College football is the sport that is culturally most accepting of ambiguity in its champion. It went more than a century without having so much as a formal national championship game, and even once it got one, the first incarnation of it came from a system that didn't include two of the major conferences. As recently as 2003, most fans nationally recognized college football as having two overall champions.
It is ironic then that it's also the sport most concerned with having a champion worthy of the title. The NFL champion is rightfully whoever wins the Super Bowl, even if that team barely made it above .500 in the regular season. The MLB champion is whoever wins the World Series, even though a 162-game regular season is a far better barometer of team quality than seven-game series are. The college basketball champion is whoever wins the NCAA Tournament, even if that team was a distant third in its own conference and only managed a 7-seed in the bracket.
In college football, there are endless arguments over who is the best or the most deserving team to play for the championship. That really does matter to fans. The postseason format therefore is kept exclusive in no small part to try to remove the possibility of having an unworthy champion.
The sport itself seems to have some antibodies against unworthy champions too.
Partially it's that the cream always rises to the top. In mid-September of this year, there was speculation about BYU causing chaos for the playoff committee after it beat Nebraska and Boise State, but the Cougars finished the month 2-2. In 2007, Kansas nearly rode a horrible schedule to a national title opportunity, but Mizzou beat the Jayhawks at the end to remove that possibility. The 12-0 Iowa team that played for the Big Ten title this year wasn't seen as truly a top team either by fans or advanced stats, and Michigan State took care of that for everyone.
There were a couple of years there in 2001 and 2003 where the a Big 12 division winner got blown out in the conference championship game and still got to play for the championship, but that happened because the people running the BCS had no idea what they were doing with the formula. Plus, neither of those teams managed to actually win the national championship. College football's antibodies defeated those threats.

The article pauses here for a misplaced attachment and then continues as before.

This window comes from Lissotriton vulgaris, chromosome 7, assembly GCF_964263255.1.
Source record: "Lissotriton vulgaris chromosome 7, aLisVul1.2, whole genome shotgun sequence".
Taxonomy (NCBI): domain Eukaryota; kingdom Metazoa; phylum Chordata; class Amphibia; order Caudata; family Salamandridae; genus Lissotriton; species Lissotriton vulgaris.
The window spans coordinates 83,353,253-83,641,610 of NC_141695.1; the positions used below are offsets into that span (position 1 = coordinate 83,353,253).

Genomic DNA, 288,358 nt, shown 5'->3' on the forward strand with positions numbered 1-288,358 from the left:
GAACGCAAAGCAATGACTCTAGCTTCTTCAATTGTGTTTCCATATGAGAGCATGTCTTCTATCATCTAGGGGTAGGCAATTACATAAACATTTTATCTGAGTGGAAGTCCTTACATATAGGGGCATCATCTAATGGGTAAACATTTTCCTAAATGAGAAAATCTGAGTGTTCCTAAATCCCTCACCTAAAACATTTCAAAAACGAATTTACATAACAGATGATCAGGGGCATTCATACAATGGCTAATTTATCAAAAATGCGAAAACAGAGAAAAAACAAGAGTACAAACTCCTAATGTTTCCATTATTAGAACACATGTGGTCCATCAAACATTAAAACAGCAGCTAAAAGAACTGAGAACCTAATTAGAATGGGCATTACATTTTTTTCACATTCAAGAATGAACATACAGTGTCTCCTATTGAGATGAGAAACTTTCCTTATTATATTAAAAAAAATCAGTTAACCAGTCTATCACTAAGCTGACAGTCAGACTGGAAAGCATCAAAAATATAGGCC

The old poll system and the BCS sometimes kept teams that would've been deserving of the title "champion" out of the top spot. The 2004 Auburn Tigers come first to mind around these parts, but there are plenty of other around the country who would argue for other teams from other years. For instance, I know that a lot of USC fans believe their 2008 team would've beaten Florida for the national title. The extreme exclusivity of either having one eligible team for the title (the poll system) or two (the BCS) generally kept out undeserving teams.
The College Football Playoff expanded the field of participants in the national championship tournament from two to four. The championship tournament lost some exclusivity, but it did so with a tradeoff. It traded some exclusivity for an added opportunity for testing potential champions.
Let's go back to that Iowa team that finished the regular season 12-0. No one would've accepted that team as champion at that point, but it still had the Big Ten Championship Game left to play. I'm not sure if many people would've accepted a 13-0 Iowa as a rightful champion had it beaten Michigan State either, but the Hawkeyes still would've had two more games left to play.
That 13-0 Iowa team would have had to win contests over undefeated Clemson and the Alabama-Oklahoma winner to come away with the national championship. The hypothetical 15-0 Hawkeyes team would've ended up with three wins over teams that had no more than one loss to anyone else (pending Michigan State's bowl outcome). Not every BCS champion could boast three wins over teams with no more than one loss otherwise. Maybe 12-0 Iowa wasn't deserving of the title of champion, but the College Football Playoff format would've made sure that 15-0 Iowa would've been.
Besides, it's not like the CFP has lost all exclusivity. I think most fans would've been fine with TCU or Baylor being crowned national champion had they made and won the playoff. Like '04 Auburn or '08 USC, those teams could've been seen as acceptable champions if they had the opportunity to win that title.
I don't want to see the playoff field expand beyond four. I am far more OK with leaving out potentially worthy champions like TCU or Baylor from 2014—or Ohio State, had the Buckeyes been left out for one of those Big 12 teams—than accepting an unworthy team as the national champion. I'd rather say "tough luck" to 2004 Auburn than accept the equivalent of a 9-7 New York Giants team as champ.
Going to an eight-team playoff will bring in the possibility of an unworthy team winning the championship. The 2015 Notre Dame or 2014 Mississippi State teams—each of which finished eighth in the final regular season selection committee rankings—wouldn't be the equivalent of a 9-7 Giants team, but leaving them out wasn't the equivalent of leaving out 2014 TCU and Baylor either. Their performances in the regular season left no doubt that they were not one of the absolute best teams in the country, so there is no reason to give them an opportunity to win the title of "champion" despite that fact.
In short, an eight-team field would weaken the college football's antibodies against an unworthy champion in one area without strengthening them in another, and that wouldn't be a good thing for the sport.